The Importance of the Dance in A Doll's House
Dancing is a beautiful form of expression that reveals a good deal about a person in a matter of minutes. Characters that dance in plays and novels usually flash some sort of underlying meaning pertaining to their story, shining light on themselves, other characters, and the movement of the action. In Ibsen's A Doll's House, Nora's performance of the tarantella summarizes the plot of the entire play.
Take, for example, Torvald's attitude towards Nora's offbeat movements. Torvald plays the piano for Nora initially, but becomes so frustrated with Nora's dancing that he abandons his tune and attempts to re-teach Nora the tarantella. This simple confrontation reflects the main action; Torvald is the one who provides Nora with music and who had previously taught Nora how to dance, just like he is the one who gives her a home and has sculpted her into his ideal wife. Nora cannot dance rhythmically to Torvald's song because both her lies and Torvald's strong belief in appearance have disrupted the harmony of their relationship. As soon as Rank begins to play the piano, Nora dances more wildly.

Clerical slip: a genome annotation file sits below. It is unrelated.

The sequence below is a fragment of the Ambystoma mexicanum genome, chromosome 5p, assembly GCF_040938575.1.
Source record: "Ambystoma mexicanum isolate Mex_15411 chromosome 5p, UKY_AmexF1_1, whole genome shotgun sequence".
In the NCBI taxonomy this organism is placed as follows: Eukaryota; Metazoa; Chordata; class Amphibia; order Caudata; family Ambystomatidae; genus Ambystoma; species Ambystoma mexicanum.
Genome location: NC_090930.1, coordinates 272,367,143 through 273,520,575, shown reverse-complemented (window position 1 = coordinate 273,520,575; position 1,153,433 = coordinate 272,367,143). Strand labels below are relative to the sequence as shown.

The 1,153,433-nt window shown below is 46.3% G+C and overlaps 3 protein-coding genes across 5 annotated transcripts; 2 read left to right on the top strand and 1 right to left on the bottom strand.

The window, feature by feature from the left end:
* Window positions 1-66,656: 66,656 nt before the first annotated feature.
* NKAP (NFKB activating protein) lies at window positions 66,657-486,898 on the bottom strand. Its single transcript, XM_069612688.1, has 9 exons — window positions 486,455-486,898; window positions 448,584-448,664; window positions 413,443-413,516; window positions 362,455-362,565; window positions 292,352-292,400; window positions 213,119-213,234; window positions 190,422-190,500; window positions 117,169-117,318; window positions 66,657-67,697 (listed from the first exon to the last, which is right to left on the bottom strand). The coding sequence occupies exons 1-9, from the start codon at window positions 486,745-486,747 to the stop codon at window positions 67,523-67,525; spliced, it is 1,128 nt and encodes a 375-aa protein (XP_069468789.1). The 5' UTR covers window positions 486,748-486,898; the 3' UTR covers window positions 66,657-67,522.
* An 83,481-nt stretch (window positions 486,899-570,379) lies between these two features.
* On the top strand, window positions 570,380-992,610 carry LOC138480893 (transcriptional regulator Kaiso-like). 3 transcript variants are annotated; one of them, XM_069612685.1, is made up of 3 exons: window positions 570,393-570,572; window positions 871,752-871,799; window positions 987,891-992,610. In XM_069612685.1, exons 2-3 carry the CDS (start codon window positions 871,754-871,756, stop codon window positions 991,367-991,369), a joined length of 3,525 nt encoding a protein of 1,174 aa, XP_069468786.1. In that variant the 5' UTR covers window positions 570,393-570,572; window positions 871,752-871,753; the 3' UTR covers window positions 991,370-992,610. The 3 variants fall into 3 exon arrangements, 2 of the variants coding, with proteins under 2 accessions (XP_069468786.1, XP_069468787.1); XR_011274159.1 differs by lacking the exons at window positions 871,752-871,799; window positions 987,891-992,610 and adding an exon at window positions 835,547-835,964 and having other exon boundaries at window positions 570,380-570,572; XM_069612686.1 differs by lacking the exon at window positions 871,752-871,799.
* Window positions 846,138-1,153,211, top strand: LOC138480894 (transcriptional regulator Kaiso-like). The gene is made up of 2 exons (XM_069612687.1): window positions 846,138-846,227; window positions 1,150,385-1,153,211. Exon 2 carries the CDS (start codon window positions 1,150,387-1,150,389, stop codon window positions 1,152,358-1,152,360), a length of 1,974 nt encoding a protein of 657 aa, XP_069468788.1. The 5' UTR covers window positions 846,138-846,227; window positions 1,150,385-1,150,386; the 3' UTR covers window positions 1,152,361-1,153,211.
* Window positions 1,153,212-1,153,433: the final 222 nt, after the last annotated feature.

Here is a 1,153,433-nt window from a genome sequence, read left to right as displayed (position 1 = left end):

Nora's maddening movements stem from the fact that she is subconsciously contemplating suicide in order to save her husband's reputation, and her obsession with thoughts of death parallels her with the fatally ill Dr. Rank, creating a mystical, unearthly understanding between Nora and the doctor. Torvald is unable to re-mold Nora's dance skills, foreshadowing both Nora's unwillingness to listen...